The adage, or adagio as it is sometimes called, comes somewhere near the end of the barre exercises of the ballet class, usually just before the petite battements and grand battements. The adage is characterized by slow, fluid movements designed to develop control of the leg extensions. It is here that the dancers practice bringing the leg into elevated positions and also practice holding this position while learning to make it look effortless (it isn’t).
The adage is filled with slow graceful gestures widely ranging in complexity. These exercises teach the dancers to sustain positions with balance and poise and gives them the opportunity to practice and improve on their lines.
The adage is the essence of the grace and magic of ballet, and although all the movements are slow, it can be the most difficult exercise in the entire ballet class. The ballet class music for the adage is counted in with some of the most beautiful music ever written.
I find that the adage is the most enjoyable to play of any of the ballet class music selections. The music requirements of the adage are really a romantic pianist’s dream, and the music can be filled with beautiful melodic phrases and heart-tugging chord changes. There’s never any need for the pianist to get “schmaltzy” here. The beauty of the movements on the floor are inspiration enough and sublety is the watchword.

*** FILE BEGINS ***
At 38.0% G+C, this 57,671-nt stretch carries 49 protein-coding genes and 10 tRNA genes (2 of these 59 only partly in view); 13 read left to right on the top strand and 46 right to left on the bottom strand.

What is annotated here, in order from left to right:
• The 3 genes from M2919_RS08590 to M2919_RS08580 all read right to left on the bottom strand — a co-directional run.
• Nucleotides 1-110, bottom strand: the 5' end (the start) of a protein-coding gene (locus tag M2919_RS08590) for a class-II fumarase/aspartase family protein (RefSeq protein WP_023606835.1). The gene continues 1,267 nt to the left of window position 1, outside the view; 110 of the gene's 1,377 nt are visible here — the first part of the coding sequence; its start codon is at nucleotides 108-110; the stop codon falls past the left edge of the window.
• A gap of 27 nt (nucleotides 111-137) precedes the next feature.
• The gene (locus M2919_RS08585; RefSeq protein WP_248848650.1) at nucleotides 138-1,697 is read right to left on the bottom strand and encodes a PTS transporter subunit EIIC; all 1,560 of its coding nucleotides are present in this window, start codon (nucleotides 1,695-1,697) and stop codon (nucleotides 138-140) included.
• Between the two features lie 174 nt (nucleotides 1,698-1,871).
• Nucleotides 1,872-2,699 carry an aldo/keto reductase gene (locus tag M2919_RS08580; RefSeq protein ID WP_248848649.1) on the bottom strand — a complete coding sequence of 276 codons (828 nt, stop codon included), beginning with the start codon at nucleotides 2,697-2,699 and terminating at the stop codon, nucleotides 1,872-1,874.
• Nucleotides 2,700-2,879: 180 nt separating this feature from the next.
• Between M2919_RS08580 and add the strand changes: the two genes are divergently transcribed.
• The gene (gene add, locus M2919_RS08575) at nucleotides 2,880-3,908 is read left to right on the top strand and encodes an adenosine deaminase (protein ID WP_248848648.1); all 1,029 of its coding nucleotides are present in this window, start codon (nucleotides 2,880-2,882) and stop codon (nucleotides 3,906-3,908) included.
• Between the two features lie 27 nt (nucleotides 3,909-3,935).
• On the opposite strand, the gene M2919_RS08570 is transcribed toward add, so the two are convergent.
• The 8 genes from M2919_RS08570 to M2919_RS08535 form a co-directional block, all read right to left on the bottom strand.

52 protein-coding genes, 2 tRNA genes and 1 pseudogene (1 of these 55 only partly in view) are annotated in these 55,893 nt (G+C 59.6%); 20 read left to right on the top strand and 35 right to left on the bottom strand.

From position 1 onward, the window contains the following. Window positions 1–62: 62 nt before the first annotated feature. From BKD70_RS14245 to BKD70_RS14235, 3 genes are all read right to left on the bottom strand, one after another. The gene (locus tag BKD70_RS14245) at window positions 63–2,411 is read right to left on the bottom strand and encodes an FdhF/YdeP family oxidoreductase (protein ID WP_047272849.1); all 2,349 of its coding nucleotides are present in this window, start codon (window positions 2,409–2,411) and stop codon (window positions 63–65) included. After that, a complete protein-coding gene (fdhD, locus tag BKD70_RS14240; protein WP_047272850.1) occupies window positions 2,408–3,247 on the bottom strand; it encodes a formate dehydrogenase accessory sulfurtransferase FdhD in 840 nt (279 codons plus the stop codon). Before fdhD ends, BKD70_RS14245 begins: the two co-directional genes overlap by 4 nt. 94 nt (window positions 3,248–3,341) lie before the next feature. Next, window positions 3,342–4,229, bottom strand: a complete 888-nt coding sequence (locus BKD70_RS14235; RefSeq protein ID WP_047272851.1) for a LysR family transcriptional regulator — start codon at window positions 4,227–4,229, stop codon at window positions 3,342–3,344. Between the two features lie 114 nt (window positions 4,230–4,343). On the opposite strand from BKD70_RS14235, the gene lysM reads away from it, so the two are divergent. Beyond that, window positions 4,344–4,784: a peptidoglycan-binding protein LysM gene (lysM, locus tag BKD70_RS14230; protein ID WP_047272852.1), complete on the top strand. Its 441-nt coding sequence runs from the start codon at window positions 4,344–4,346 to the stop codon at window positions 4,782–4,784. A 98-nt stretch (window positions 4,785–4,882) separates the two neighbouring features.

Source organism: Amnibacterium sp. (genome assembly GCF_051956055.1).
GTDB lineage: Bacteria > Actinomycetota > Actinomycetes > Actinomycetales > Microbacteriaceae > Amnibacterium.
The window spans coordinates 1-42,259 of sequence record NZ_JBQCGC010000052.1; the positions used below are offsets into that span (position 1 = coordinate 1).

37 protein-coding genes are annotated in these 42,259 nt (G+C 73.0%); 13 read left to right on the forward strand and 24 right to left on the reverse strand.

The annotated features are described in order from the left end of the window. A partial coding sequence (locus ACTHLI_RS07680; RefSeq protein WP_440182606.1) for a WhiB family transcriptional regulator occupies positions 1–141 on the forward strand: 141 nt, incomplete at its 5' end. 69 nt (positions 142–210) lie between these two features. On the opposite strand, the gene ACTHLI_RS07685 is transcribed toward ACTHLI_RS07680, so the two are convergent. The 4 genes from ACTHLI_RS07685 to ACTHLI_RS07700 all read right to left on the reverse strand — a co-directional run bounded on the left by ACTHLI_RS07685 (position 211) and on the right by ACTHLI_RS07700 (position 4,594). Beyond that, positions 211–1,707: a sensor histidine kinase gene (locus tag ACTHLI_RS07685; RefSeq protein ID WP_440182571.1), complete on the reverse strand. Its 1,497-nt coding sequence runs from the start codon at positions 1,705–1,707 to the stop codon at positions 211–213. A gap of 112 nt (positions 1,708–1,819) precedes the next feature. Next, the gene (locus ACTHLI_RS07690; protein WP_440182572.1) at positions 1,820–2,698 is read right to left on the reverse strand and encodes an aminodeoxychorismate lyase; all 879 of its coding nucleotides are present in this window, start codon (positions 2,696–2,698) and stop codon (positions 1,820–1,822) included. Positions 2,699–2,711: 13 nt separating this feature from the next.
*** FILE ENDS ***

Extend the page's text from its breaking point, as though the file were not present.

This is an excellent opportunity for improvisation, even if the pianist normally reads music for ballet class. I say this because watching the dancers is a very important part of playing a successful adage. The phrases of the music can follow the movements of the dancers: the lifts, the extensions, the intensity, the tension and the relaxation. It’s exhilarating to play an adage that “fits” the choreography the ballet instructor has laid out. The dancers will feel it. If the pianist inspires the dancers, the dancers will return the inspiration ten-fold. This is the magic and mystery of the relationship between the dancers in a ballet class and the ballet class music.
For more descriptions of how ballet class music is performed for the various ballet class exercises, read the posts about petit battement, grand battement and plie.